Las Vegas Sun

January 16, 2022

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Patients caught in money battle between St. Rose, insurers

St. Rose

Las Vegas File

St. Rose Dominican Hospitals’ San Martin campus is shown.

Beyond the Sun

CONTRACT EXPIRING

Almost a third of Las Vegas workers are covered by a group of insurers that is challenging St. Rose Dominican Hospitals over the cost of treatment.

The Health Services Coalition, a group of 24 self-funded insurance plans, is threatening to end its long-standing relationship with St. Rose Dominican Hospitals because the two can’t agree on reimbursement rates.

If contract negotiations break down — a real possibility — almost 30 percent of Las Vegas workers could be forced out of the St. Rose system, which operates three hospitals and two surgery centers (Rose de Lima, Siena and San Martin hospitals, and Durango Outpatient and Parkway surgery centers). Patients would have to find different hospitals to visit or pay for care out of pocket. Health Services Coalition insures about 260,000 patients and provides coverage for the valley’s largest unions, including casino workers, firefighters and police officers.

At issue are the cost and quality of health care. Health Services Coalition claims St. Rose charges too much for treatment and is the most expensive provider in its network.

“We just have a genuine disagreement on the value of the care being provided,” the coalition’s Executive Director Leslie Johnstone said. “The health plans cannot afford to pay the St. Rose rates. If there were quality measures where they were head and shoulders above everyone else, that might be taken into consideration. But we do not see any hospital standing out in its quality.”

The Siena and San Martin campuses are among the local hospitals with the highest number of patient readmissions, according to a coalition study, and Siena outranks most valley hospitals in percentage of C-section births.

St. Rose argues that Health Services Coalition’s reimbursement rates fall below the cost of providing care. St. Rose spokesman Andy North said Health Services Coalition pays the hospitals less than 50 percent of the national average — and the coalition proposes paying even less next year. North said the only price increase St. Rose has asked for is to cover inflation.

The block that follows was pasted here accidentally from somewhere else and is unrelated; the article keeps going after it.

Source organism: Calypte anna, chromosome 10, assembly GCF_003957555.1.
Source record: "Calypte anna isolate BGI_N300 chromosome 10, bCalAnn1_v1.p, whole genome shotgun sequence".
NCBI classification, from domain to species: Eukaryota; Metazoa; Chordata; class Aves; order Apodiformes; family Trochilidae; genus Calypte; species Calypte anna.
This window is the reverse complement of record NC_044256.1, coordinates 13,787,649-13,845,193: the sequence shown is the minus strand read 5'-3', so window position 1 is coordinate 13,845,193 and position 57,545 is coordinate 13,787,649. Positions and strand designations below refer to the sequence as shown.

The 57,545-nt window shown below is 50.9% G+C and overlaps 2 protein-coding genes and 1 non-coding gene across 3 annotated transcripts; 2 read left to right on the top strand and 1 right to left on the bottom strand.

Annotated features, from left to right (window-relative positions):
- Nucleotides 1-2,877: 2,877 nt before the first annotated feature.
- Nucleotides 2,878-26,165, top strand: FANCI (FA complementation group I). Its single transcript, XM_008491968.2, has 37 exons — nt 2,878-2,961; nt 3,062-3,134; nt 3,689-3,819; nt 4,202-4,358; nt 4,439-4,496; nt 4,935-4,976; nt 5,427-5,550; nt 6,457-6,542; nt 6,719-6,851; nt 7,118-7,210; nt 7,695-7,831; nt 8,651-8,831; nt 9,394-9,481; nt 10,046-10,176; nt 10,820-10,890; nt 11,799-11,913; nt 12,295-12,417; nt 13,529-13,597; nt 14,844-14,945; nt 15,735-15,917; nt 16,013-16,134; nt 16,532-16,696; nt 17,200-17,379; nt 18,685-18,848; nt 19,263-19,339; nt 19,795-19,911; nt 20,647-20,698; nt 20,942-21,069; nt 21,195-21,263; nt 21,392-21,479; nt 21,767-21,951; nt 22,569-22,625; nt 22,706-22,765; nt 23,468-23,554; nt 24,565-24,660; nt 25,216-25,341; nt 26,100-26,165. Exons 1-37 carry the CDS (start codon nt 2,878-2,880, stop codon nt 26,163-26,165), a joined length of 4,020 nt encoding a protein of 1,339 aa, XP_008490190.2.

It’s impossible to judge the payment rates independently because neither side would divulge the prices being discussed. The groups’ current three-year contract expires Dec. 31.

“We’ve tried to be very reasonable,” North said.

As for quality of care, North said St. Rose leads the state. Indeed, St. Rose ranks above the national average and many of its competitors in treatment of heart attacks and pneumonia, according to Medicare records.

While the providers haggle, patients could emerge as the biggest losers.

Scott Hansen has undergone three surgeries at St. Rose to repair his femur, which he broke in an accident in July. He expects another year or more of treatments and physical therapy. Hansen, a deli owner, is insured by Health Services Coalition under his wife’s plan. She is a server at New York-New York and a member of the Culinary Union.

“I can’t imagine having to find someplace else to go to,” Hansen said. “Plus, I’m comfortable with my doctor. What happens if he doesn’t have privileges somewhere else?”

Patients would be able to receive emergency care at St. Rose regardless of its status in the coalition’s network, but they would need to look elsewhere for elective and nonemergency procedures. Emergency room patients also would be transferred once they are stabilized.

Health Services Coalition is fighting a similar battle with other valley hospitals, but so far St. Rose is the only hospital group to be notified that it may be dropped. The gap in negotiations is widest between the coalition and St. Rose, Johnstone said.

“It is not a foregone conclusion that we will settle with the other hospitals,” she said.

In 2006, Sierra Health Services, then the state’s largest health care provider, and national hospital giant HCA Inc., known locally as Sunrise Health, broke ties following a long contract standoff similar to the one Health Services Coalition and St. Rose are battling. About 600,000 patients had to find new hospitals, and some of Las Vegas’ sickest children were sent out of state for treatment because specialized pediatric services provided by Sunrise were not duplicated in the region.

Less than a year later, Sierra merged with UnitedHealth Group Inc. The company cited the termination of the HCA contract as one of the contributing factors.

Sun reporter Marshall Allen contributed to this story.

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